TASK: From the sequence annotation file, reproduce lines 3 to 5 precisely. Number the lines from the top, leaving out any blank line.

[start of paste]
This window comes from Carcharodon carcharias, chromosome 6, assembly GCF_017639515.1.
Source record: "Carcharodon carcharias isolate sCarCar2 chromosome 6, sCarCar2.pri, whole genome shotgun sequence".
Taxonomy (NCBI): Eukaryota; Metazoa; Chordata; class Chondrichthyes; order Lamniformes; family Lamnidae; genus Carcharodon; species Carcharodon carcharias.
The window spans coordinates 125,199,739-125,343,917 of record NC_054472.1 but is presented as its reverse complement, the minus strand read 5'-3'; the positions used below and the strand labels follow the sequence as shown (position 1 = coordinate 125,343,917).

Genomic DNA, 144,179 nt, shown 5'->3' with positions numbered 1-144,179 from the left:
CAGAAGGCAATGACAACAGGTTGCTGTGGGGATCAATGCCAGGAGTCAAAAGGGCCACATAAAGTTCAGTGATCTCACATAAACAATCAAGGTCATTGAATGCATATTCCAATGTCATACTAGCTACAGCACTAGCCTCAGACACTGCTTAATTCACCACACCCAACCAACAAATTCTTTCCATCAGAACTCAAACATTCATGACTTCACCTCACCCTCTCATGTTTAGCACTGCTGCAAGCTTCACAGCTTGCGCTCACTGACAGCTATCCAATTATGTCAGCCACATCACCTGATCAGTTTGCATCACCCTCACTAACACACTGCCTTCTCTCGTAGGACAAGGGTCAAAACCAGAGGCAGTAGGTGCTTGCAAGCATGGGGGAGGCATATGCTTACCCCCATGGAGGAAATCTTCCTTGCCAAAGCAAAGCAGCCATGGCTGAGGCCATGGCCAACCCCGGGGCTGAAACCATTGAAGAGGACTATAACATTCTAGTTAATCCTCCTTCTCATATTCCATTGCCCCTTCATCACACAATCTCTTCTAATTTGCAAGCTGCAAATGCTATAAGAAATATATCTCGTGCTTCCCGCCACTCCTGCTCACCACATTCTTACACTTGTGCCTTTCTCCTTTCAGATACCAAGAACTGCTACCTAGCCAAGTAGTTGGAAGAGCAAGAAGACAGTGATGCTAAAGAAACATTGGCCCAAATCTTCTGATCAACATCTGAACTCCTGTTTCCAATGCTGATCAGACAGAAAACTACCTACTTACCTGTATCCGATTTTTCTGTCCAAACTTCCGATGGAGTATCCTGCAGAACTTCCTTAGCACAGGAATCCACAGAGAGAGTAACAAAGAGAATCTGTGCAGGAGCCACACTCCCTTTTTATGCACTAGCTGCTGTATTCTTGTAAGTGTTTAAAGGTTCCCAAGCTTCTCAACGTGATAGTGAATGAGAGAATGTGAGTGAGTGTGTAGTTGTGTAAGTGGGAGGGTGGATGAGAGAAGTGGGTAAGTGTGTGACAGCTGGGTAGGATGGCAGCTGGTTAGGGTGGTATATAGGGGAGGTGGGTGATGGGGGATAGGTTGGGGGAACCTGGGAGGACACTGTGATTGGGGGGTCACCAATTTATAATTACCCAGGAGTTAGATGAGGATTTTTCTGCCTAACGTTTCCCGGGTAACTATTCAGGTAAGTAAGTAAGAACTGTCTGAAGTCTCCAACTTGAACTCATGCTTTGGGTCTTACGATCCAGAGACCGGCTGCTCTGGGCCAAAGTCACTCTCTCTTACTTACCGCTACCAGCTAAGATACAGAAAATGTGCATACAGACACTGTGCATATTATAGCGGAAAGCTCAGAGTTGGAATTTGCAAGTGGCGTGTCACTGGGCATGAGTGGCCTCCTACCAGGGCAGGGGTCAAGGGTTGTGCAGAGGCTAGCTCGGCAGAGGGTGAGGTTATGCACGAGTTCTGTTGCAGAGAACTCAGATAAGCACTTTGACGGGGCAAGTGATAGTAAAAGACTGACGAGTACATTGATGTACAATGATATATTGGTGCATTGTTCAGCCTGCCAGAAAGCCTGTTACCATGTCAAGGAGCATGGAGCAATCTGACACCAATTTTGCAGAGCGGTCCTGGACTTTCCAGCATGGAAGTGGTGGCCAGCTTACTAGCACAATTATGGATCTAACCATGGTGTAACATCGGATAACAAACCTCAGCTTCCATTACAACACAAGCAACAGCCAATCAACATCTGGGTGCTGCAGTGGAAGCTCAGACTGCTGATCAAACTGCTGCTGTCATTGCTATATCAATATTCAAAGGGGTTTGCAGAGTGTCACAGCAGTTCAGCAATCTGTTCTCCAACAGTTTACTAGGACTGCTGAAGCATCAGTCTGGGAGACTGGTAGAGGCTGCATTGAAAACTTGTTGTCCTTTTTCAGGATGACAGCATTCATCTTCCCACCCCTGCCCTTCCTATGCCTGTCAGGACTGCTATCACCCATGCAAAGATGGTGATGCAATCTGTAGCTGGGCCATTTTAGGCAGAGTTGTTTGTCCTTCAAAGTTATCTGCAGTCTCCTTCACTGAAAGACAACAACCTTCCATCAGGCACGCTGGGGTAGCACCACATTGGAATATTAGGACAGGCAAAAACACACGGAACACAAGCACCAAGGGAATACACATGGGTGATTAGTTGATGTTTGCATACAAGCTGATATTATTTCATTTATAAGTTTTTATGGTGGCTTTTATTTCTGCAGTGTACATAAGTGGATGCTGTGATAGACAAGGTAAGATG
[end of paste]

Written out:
Taxonomy (NCBI): Eukaryota; Metazoa; Chordata; class Chondrichthyes; order Lamniformes; family Lamnidae; genus Carcharodon; species Carcharodon carcharias.
The window spans coordinates 125,199,739-125,343,917 of record NC_054472.1 but is presented as its reverse complement, the minus strand read 5'-3'; the positions used below and the strand labels follow the sequence as shown (position 1 = coordinate 125,343,917).

Genomic DNA, 144,179 nt, shown 5'->3' with positions numbered 1-144,179 from the left: